Spain denounces ‘dreadful’ spike in murders of women
Spain’s interior minister on Thursday denounced a “dreadful” surge in gender violence after nine women were killed in December, mainly by their partners, making it the deadliest month this year.
Among the victims was a 32-year-old pregnant woman stabbed to death, allegedly by her former partner, in front of their two teenage children on Wednesday night in the central town of Escalona.
She had been due to give birth within days, according to Spanish media reports.
Her death brings to 48 the number of women killed due to gender violence this year.
The total number of such killings now stands at 1,181 since the government started keeping a tally in 2003, said the government.
Interior Minister Fernando Grande-Marlaska said the “series of dreadful crimes we have suffered this month” was “deeply frustrating” and should serve as a “wake-up call”.
He urged people to report any suspected incidents of gender violence and said police across the country had been ordered to “step up” their vigilance.
“This is not a private issue as it was understood in the past,” he told journalists. “We cannot go back to that idea, it is a social tragedy that we have to face as a society.”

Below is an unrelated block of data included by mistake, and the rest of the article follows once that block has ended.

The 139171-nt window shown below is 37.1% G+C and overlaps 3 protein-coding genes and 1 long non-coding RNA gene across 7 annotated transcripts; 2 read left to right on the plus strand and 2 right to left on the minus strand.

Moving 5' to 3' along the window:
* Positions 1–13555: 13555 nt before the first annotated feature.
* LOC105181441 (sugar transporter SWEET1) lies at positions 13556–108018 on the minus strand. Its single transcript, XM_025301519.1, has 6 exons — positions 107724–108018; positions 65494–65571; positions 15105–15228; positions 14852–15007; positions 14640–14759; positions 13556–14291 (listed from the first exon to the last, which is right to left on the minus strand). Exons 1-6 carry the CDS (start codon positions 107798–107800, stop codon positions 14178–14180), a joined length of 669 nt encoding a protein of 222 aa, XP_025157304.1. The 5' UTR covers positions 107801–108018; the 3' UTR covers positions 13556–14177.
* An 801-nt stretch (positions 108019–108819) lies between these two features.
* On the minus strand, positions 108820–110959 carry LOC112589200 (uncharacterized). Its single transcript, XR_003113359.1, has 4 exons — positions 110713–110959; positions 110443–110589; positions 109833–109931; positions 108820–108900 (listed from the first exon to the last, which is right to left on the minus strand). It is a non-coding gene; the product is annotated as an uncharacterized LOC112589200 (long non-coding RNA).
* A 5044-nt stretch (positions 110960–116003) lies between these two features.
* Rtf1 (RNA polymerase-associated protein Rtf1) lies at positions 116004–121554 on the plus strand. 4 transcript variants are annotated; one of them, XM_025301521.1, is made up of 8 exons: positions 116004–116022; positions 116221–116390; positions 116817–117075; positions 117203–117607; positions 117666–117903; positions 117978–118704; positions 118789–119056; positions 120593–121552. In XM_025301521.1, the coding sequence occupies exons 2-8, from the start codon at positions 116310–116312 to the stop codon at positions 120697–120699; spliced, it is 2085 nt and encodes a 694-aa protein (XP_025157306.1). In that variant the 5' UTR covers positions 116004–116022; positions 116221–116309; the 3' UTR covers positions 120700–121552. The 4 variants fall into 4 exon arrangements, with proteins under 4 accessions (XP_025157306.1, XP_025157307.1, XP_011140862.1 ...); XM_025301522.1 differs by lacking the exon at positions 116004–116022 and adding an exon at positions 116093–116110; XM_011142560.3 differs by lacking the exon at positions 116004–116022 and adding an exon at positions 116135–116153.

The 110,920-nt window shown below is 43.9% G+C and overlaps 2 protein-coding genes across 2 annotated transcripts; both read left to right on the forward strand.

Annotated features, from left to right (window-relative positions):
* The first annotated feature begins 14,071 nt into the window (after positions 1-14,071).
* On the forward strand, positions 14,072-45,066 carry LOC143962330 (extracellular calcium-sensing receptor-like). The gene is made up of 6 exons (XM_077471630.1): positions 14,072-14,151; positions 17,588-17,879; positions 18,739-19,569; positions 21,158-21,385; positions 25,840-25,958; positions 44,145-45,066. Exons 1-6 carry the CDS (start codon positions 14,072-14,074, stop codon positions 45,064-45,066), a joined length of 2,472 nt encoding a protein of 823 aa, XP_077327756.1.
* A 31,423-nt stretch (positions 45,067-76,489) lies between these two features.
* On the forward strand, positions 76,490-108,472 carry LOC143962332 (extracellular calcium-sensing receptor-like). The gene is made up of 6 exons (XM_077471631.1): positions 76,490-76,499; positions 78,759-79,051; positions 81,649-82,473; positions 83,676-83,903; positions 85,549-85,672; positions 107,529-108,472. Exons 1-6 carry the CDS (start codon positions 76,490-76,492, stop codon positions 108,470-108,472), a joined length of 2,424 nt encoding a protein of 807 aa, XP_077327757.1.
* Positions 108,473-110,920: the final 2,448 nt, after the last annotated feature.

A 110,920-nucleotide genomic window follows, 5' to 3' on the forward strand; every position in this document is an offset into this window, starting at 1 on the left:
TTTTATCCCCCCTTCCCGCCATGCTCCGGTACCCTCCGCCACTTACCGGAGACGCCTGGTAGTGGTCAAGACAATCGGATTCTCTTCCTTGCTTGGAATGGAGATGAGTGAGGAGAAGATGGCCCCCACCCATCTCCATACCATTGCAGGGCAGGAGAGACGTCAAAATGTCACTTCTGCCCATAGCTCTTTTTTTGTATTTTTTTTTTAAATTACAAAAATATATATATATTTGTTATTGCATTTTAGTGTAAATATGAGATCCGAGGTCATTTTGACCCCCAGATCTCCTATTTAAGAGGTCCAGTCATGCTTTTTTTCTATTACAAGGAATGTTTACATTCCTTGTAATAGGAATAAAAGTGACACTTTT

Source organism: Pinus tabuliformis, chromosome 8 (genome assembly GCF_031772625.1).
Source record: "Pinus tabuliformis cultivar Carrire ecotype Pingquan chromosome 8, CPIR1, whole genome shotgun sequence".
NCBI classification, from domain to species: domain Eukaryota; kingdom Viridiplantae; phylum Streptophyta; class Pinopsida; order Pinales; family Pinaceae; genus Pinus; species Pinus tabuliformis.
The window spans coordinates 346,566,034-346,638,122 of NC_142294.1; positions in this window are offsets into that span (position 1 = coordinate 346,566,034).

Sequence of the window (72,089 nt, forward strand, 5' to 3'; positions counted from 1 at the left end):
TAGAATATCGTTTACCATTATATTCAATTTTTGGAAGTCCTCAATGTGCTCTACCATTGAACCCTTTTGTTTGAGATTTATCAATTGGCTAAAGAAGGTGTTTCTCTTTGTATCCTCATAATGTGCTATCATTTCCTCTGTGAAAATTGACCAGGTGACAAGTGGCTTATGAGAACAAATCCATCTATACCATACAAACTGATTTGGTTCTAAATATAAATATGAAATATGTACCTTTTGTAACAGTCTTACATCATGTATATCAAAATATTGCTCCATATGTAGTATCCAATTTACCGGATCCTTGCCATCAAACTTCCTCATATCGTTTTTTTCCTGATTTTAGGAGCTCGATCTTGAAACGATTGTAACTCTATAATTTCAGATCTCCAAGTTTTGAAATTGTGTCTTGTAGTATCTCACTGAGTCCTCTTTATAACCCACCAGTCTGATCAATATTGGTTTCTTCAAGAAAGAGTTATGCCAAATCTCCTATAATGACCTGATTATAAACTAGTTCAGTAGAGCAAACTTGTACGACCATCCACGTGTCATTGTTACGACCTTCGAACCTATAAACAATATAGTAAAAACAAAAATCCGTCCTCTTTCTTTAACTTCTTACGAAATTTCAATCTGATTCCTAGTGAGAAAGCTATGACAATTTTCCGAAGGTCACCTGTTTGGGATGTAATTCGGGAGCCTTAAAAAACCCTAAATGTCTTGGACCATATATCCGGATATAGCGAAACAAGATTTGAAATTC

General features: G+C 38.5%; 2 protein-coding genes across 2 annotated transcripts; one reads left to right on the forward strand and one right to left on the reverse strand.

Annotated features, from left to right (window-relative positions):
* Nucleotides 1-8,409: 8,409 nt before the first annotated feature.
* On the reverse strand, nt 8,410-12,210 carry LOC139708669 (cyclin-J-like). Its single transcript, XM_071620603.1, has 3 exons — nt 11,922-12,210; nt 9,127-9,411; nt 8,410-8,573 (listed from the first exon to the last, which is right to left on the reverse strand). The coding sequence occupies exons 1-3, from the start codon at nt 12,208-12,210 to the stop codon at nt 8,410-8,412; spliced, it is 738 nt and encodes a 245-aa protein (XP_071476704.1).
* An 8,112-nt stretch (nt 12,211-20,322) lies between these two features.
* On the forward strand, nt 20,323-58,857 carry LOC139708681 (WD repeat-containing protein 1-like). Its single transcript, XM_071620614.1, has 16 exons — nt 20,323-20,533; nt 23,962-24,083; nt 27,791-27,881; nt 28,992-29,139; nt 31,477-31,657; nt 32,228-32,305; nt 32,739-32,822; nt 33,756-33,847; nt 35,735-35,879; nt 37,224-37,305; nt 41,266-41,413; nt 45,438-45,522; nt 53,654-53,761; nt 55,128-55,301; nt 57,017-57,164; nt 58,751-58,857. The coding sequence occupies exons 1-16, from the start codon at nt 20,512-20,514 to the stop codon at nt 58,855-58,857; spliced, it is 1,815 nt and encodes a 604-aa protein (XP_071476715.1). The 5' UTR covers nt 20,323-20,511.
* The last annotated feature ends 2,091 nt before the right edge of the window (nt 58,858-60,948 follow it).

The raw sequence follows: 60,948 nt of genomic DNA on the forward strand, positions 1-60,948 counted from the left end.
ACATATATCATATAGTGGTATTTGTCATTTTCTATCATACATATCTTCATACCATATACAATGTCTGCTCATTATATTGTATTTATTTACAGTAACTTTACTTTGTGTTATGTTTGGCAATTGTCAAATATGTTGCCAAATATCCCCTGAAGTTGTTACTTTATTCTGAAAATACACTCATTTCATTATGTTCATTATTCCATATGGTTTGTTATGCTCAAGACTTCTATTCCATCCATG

– ‘Stop this scourge’ –
Prime Minister Pedro Sanchez said Spain was “suffering a terrible rebound in cases of gender violence” this month.
“Ending gender violence involves all of us. It is essential to act together, as a society, to stop this scourge,” he added in a tweet.
Spanish politicians have tried a series of programmes to address domestic violence since a notorious case in 1997, the murder of 60-year-old Ana Orantes.
She was beaten, thrown over a balcony and then burned to death by her ex-husband after having repeatedly appealed to authorities for help because of his violent behaviour.
Spain’s parliament in 2004 overwhelmingly approved Europe’s first law specifically aimed at tackling gender-based violence.
The deadliest year on record for gender violence in Spain was 2008 with 76 deaths.